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Position Paper on 21-Year-old Drinking Age
Senator Lee B. Laskin
Page Sixteen

over 70 percent reported using alcohol in a one-month period. In addition, New Jersey officials confirmed the national estimate: more than one-fifth of the students admitted being "regular" drinkers, meaning use of alcohol on ten or more occasions within thirty days.

The survey found that almost a third of all students had used drugs (Marijuana, amphetamines, cocaine, hallucinogens, barbiturates and tranquilizers) during school hours, and 16.5 percent of the 2,000 high school students reported using alcohol at least once during school hours.

In the New Jersey Attorney General's recent task force report endorsing a return to the 21-year-old drinking age, an important point was noted: "Among other consequences about which we have little or no available data, but which might be considered just as serious from a different perspective, is the fact that several thousand alcoholic young adults finish, or leave, high school each year. We cannot gauge the extent of lasting physical, psychological or emotional harm which results, at least in part, from such substance use at a time when it is most likely to develop alcohol or drug dependence." (emphasis added)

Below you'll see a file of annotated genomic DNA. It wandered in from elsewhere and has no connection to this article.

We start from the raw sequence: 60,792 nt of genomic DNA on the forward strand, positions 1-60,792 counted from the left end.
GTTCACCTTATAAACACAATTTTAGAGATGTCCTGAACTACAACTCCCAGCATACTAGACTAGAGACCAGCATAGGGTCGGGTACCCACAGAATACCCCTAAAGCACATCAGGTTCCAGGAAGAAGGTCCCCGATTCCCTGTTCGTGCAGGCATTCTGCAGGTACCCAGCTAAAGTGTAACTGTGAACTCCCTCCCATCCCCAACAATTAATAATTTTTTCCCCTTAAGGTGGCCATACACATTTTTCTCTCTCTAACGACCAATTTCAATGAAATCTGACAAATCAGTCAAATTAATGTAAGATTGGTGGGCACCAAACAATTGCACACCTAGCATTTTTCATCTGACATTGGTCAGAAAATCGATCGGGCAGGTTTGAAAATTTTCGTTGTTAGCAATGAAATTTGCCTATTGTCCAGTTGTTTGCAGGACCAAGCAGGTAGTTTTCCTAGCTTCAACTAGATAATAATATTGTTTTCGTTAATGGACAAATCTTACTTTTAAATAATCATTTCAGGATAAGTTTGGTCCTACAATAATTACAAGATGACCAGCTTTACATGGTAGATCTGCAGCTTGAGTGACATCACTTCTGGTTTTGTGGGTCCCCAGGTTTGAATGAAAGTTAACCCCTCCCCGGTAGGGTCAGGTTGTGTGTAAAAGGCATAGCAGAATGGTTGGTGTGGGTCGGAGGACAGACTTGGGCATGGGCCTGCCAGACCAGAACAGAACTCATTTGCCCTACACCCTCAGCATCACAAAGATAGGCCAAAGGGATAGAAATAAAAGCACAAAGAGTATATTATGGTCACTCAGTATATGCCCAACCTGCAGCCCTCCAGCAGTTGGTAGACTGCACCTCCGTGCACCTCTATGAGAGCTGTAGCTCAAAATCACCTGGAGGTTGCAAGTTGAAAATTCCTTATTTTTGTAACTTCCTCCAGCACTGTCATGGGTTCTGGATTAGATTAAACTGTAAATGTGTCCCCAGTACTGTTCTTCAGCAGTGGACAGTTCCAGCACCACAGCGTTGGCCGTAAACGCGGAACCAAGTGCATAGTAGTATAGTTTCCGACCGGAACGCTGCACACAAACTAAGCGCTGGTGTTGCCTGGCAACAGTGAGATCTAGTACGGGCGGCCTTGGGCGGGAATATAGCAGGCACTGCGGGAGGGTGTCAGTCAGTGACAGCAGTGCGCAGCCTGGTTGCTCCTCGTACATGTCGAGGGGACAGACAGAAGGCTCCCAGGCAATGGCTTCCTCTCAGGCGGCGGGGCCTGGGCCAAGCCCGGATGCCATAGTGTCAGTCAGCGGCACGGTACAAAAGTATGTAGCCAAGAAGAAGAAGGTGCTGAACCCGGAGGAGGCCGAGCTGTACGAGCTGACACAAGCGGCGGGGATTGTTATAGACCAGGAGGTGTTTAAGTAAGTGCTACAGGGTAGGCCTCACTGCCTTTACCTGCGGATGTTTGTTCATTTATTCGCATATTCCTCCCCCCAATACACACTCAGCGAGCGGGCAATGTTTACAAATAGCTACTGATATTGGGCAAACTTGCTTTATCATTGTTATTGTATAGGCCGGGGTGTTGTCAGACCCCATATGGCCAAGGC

The state PTA recently surveyed New Jersey school principals on the extent of alcohol abuse by students. According to comments from the principals, too many students are showing up for class intoxicated. They either drink before school starts or, more frequently, visit local bars to "drink" their lunch, reported the principals.

Again, the problem is not unique to New Jersey. The concerns of school officials were a factor in Michigan's decision to return the drinking age to 21. Over 80 percent of the nearly 500 principals polled in Michigan endorsed the 21-year-old drinking limit referendum, citing serious education and discipline


Position Paper on 21-Year-old Drinking Age
Senator Lee B. Laskin
Page Seventeen

problems due to the interference of alcohol in the education process.

How much can a student learn when they attend class either drunk or with a hangover? In a time when our schools are struggling to make ends meet, why should we enact policies (the lower drinking age, mandated alcohol education and discipline programs) which strain their already limited resources? Simply put, the Legislature's decision to make alcohol more accessible to young people has been at the expense of education.